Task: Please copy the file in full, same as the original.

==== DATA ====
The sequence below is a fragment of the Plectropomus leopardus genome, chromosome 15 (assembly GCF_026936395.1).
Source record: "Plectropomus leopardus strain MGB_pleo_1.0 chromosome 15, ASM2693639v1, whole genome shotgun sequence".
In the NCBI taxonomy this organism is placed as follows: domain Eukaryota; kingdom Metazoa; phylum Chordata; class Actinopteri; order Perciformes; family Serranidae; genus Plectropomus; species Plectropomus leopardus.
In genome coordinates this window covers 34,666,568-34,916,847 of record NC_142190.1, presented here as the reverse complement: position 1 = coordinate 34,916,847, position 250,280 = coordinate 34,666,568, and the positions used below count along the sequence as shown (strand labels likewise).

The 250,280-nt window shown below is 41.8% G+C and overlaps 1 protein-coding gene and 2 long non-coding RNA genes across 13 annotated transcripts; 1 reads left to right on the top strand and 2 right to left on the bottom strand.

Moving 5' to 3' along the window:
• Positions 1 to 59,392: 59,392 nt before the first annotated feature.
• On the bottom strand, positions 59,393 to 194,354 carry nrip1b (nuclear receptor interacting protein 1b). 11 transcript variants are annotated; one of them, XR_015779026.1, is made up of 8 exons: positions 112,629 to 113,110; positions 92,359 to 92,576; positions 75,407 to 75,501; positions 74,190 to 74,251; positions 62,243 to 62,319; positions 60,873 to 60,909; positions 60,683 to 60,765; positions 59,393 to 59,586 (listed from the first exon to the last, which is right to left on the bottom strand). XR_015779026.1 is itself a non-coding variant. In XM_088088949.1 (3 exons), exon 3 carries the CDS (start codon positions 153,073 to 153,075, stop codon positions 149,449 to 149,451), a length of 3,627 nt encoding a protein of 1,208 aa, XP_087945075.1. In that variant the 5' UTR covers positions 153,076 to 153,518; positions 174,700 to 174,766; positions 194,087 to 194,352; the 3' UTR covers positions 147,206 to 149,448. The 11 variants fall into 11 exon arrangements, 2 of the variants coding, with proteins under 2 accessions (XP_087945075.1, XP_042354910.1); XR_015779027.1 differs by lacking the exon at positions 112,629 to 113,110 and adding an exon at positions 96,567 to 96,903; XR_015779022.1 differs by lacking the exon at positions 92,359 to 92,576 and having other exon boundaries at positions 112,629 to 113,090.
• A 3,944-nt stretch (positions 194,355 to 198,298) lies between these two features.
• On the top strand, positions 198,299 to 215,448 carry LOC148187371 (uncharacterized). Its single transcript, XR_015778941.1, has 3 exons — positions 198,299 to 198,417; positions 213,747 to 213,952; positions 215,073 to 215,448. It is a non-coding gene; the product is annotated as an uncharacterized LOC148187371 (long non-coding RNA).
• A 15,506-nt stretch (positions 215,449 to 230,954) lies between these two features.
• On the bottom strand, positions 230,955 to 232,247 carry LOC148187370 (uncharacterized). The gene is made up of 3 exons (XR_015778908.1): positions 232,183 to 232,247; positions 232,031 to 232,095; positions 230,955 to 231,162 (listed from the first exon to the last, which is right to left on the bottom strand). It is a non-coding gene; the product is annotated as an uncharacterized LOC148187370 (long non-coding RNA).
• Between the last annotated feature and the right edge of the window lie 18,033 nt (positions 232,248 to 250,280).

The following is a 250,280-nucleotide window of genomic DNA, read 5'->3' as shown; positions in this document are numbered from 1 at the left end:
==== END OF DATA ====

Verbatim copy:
The sequence below is a fragment of the Plectropomus leopardus genome, chromosome 15 (assembly GCF_026936395.1).
Source record: "Plectropomus leopardus strain MGB_pleo_1.0 chromosome 15, ASM2693639v1, whole genome shotgun sequence".
In the NCBI taxonomy this organism is placed as follows: domain Eukaryota; kingdom Metazoa; phylum Chordata; class Actinopteri; order Perciformes; family Serranidae; genus Plectropomus; species Plectropomus leopardus.
In genome coordinates this window covers 34,666,568-34,916,847 of record NC_142190.1, presented here as the reverse complement: position 1 = coordinate 34,916,847, position 250,280 = coordinate 34,666,568, and the positions used below count along the sequence as shown (strand labels likewise).

The 250,280-nt window shown below is 41.8% G+C and overlaps 1 protein-coding gene and 2 long non-coding RNA genes across 13 annotated transcripts; 1 reads left to right on the top strand and 2 right to left on the bottom strand.

Moving 5' to 3' along the window:
• Positions 1 to 59,392: 59,392 nt before the first annotated feature.
• On the bottom strand, positions 59,393 to 194,354 carry nrip1b (nuclear receptor interacting protein 1b). 11 transcript variants are annotated; one of them, XR_015779026.1, is made up of 8 exons: positions 112,629 to 113,110; positions 92,359 to 92,576; positions 75,407 to 75,501; positions 74,190 to 74,251; positions 62,243 to 62,319; positions 60,873 to 60,909; positions 60,683 to 60,765; positions 59,393 to 59,586 (listed from the first exon to the last, which is right to left on the bottom strand). XR_015779026.1 is itself a non-coding variant. In XM_088088949.1 (3 exons), exon 3 carries the CDS (start codon positions 153,073 to 153,075, stop codon positions 149,449 to 149,451), a length of 3,627 nt encoding a protein of 1,208 aa, XP_087945075.1. In that variant the 5' UTR covers positions 153,076 to 153,518; positions 174,700 to 174,766; positions 194,087 to 194,352; the 3' UTR covers positions 147,206 to 149,448. The 11 variants fall into 11 exon arrangements, 2 of the variants coding, with proteins under 2 accessions (XP_087945075.1, XP_042354910.1); XR_015779027.1 differs by lacking the exon at positions 112,629 to 113,110 and adding an exon at positions 96,567 to 96,903; XR_015779022.1 differs by lacking the exon at positions 92,359 to 92,576 and having other exon boundaries at positions 112,629 to 113,090.
• A 3,944-nt stretch (positions 194,355 to 198,298) lies between these two features.
• On the top strand, positions 198,299 to 215,448 carry LOC148187371 (uncharacterized). Its single transcript, XR_015778941.1, has 3 exons — positions 198,299 to 198,417; positions 213,747 to 213,952; positions 215,073 to 215,448. It is a non-coding gene; the product is annotated as an uncharacterized LOC148187371 (long non-coding RNA).
• A 15,506-nt stretch (positions 215,449 to 230,954) lies between these two features.
• On the bottom strand, positions 230,955 to 232,247 carry LOC148187370 (uncharacterized). The gene is made up of 3 exons (XR_015778908.1): positions 232,183 to 232,247; positions 232,031 to 232,095; positions 230,955 to 231,162 (listed from the first exon to the last, which is right to left on the bottom strand). It is a non-coding gene; the product is annotated as an uncharacterized LOC148187370 (long non-coding RNA).
• Between the last annotated feature and the right edge of the window lie 18,033 nt (positions 232,248 to 250,280).

The following is a 250,280-nucleotide window of genomic DNA, read 5'->3' as shown; positions in this document are numbered from 1 at the left end: